Lawyer accused of obstructing justice ‘acted in good faith,’ attorney says
What kind of a lawyer agrees to meet with a complete stranger and hand her an envelope, with no knowledge of its contents, and never questions whether he might be breaking the law?
That is the question prosecutor Jennifer Morin put to Quebec Court Judge Marc-André Dagenais on Wednesday while wrapping up her closing arguments in the trial of Montreal lawyer Dimitrios Strapatsas. The 43-year-old attorney is charged with obstructing justice for allegedly helping convicted murderer John Boulachanis arrange to have a videotaped statement a witness gave to police in 2014 (before Boulachanis’s murder trial was held) uploaded to YouTube. The Crown alleges the goal was to intimidate the witness (a robber who was detained with Boulachanis at the Rivièredes-Prairies Detention Centre in 2014) so he wouldn’t testify in the murder trial held last year.
The witness, whose name cannot be published due to a publication ban, did testify and a jury found Boulachanis guilty of first-degree murder in December.
When the trial began on Tuesday, Boulachanis and Strapatsas were co-accused. Hours later, Boulachanis’s lawyer, Marc Labelle, asked that their cases be severed because Strapatsas’s lawyer, Fabio Dell’Aquila, announced he would ask both men to testify for the defence. Labelle obviously did not agree with the strategy of having his client placed on the witness stand.
Boulachanis testified even though his case was severed. He claimed he handed over the wrong CD to a fellow detainee before the video was posted on YouTube by the detainee’s girlfriend. Boulachanis said he wanted to have a different video, showing how filthy the detention centre was, posted on YouTube instead. He also said Strapatsas did not know why Boulachanis later instructed him to hand an envelope to the detainee’s girlfriend after the video was made available on the internet.
Strapatsas testified that he did hand the woman an envelope, on April 15, 2015, at a Tim Hortons near the detention centre. He said he assumed there was money inside but did not ask Boulachanis the amount (it was $200). He also said he assumed he was paying a bill as he had done on a regular basis for Boulachanis in the past.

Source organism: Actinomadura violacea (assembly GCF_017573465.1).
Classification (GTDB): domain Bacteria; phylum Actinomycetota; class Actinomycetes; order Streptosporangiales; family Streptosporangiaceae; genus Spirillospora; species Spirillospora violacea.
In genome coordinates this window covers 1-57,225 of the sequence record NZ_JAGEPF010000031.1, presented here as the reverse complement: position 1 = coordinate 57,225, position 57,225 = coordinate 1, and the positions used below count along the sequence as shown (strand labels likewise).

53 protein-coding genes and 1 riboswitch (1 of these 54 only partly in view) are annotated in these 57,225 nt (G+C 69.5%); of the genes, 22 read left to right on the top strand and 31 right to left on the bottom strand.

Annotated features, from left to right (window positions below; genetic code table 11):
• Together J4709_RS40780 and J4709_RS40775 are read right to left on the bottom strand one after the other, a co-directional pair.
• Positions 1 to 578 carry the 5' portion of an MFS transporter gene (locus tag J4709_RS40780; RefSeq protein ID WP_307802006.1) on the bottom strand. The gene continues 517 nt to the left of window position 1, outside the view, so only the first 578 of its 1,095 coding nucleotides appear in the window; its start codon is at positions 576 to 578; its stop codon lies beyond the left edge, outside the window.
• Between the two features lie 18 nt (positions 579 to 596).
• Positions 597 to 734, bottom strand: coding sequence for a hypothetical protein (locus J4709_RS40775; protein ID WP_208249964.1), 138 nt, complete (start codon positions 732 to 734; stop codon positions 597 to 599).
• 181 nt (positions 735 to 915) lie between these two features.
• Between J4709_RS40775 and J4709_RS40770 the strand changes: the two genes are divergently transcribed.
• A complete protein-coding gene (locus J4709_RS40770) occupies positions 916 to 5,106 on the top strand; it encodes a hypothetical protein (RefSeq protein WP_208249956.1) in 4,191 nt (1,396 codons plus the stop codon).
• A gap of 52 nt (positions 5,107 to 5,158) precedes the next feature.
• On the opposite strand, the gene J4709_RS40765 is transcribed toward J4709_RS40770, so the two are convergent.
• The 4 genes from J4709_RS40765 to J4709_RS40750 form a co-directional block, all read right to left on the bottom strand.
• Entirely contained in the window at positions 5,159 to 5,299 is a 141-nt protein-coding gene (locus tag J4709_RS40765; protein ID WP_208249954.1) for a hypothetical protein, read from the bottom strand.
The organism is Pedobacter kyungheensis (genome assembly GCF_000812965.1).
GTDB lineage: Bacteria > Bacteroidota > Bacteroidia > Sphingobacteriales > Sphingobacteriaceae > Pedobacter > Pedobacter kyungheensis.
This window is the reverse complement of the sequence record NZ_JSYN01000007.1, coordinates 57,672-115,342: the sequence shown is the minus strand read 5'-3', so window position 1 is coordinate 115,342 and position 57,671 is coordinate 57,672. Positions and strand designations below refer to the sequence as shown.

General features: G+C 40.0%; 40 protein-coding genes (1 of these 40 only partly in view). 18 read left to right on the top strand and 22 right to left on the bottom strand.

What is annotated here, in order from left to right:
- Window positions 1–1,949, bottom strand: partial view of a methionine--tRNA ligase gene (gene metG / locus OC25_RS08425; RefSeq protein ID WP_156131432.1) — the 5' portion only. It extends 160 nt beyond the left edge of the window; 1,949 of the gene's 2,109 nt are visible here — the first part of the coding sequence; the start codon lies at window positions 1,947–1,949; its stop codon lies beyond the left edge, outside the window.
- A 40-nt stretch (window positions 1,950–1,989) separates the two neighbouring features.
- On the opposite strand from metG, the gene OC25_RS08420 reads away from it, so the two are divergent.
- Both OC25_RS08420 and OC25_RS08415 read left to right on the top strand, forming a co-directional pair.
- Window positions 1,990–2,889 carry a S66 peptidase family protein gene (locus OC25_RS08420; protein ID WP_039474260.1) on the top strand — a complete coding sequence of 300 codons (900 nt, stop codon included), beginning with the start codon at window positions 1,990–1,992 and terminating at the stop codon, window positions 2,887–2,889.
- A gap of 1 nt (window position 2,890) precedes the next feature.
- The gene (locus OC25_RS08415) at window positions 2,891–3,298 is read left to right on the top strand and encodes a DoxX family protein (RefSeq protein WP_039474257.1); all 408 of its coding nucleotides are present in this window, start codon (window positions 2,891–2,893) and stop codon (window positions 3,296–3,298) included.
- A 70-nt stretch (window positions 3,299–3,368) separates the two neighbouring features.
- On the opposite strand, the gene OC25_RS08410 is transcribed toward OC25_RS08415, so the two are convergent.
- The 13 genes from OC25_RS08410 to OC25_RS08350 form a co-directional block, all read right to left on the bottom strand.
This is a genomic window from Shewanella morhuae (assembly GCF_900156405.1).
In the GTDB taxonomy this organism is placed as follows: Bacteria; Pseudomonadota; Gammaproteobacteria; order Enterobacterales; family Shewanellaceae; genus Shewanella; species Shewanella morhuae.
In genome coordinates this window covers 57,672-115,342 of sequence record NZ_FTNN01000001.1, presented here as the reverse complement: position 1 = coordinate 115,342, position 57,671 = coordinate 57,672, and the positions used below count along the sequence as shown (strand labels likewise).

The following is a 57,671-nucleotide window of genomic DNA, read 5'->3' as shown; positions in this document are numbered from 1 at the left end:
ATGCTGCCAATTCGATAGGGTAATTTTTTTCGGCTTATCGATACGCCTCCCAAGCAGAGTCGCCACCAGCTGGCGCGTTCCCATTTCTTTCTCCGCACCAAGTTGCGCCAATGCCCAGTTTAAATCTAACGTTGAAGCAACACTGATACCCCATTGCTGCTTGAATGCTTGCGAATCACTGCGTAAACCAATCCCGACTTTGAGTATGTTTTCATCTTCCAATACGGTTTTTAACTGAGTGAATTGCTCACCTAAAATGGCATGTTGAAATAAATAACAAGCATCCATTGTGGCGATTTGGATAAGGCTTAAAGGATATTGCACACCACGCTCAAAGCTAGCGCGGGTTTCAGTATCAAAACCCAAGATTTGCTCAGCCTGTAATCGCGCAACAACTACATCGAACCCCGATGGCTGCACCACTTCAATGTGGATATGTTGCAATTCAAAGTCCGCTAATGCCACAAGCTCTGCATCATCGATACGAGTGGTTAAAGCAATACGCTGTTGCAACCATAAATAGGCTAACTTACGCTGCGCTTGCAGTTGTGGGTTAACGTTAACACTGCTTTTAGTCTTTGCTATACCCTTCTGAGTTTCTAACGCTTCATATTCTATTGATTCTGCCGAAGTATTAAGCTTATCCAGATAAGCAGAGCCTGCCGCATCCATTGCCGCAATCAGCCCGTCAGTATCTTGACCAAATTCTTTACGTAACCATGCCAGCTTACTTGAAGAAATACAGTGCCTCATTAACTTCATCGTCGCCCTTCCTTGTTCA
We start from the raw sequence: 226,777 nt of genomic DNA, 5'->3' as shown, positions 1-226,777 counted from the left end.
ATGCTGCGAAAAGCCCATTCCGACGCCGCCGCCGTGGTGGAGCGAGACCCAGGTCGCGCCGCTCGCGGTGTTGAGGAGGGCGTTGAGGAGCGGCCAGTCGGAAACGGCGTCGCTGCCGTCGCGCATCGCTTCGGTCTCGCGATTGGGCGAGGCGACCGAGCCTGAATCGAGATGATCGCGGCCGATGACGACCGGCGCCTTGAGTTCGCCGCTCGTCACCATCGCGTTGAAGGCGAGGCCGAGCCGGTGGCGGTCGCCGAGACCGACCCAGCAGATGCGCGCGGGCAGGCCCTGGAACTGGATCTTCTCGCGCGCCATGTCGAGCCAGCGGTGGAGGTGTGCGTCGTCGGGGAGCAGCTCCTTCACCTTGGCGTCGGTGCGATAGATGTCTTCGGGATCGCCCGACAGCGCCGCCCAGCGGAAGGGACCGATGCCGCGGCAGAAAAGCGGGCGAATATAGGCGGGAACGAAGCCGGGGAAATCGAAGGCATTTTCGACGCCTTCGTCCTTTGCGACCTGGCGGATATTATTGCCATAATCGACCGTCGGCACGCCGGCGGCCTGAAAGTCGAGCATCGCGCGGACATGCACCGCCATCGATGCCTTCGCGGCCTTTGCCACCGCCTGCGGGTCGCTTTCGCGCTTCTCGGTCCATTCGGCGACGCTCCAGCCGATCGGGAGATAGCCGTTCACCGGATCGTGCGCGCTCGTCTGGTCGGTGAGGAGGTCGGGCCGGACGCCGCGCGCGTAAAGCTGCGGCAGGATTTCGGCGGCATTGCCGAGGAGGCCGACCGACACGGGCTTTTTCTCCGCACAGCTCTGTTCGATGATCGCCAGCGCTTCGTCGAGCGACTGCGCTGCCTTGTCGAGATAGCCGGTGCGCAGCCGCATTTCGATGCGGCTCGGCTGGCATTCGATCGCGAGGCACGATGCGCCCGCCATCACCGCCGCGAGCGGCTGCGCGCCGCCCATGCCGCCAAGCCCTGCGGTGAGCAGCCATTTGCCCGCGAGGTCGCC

On Wednesday, Morin said Strapatsas’s version of events makes no sense. She noted that Strapatsas has been a defence lawyer for a decade now.
“What kind of a lawyer would meet with a person they do not know at a Tim Hortons at night and hand them an envelope without knowing what is inside,” Morin asked while disputing Strapatsas’s claim of ignorance.
Dell’Aquila said there is no evidence to show Strapatsas knew a video had been posted to YouTube. He argued that, as far as Strapatsas is concerned, the case can be interpreted in two different ways: If the judge believes Boulachanis’s claim that he handed over the wrong CD, then there was no intent to obstruct justice. If Dagenais does not believe Boulachanis, then Strapatsas was merely “acting in good faith” and did not know he was paying a woman for having uploaded the video, Dell’Aquila argued.
“If Mr. Boulachanis lied to (the other detainee about the contents of the video), it is highly possible he lied to Mr. Strapatsas,” Dell’Aquila said. “I would submit to you that Mr. Strapatsas made a bad choice, but not to obstruct justice. He acted in good faith.”
Dagenais is scheduled to deliver his decision on a verdict in October. Boulachanis’s case returns to court in November.
Dimitrios Strapatsas, left, and lawyer Fabio Dell’Aquila claim Strapatsas did not know what was in the envelope at the heart of the obstruction of justice charge he faces.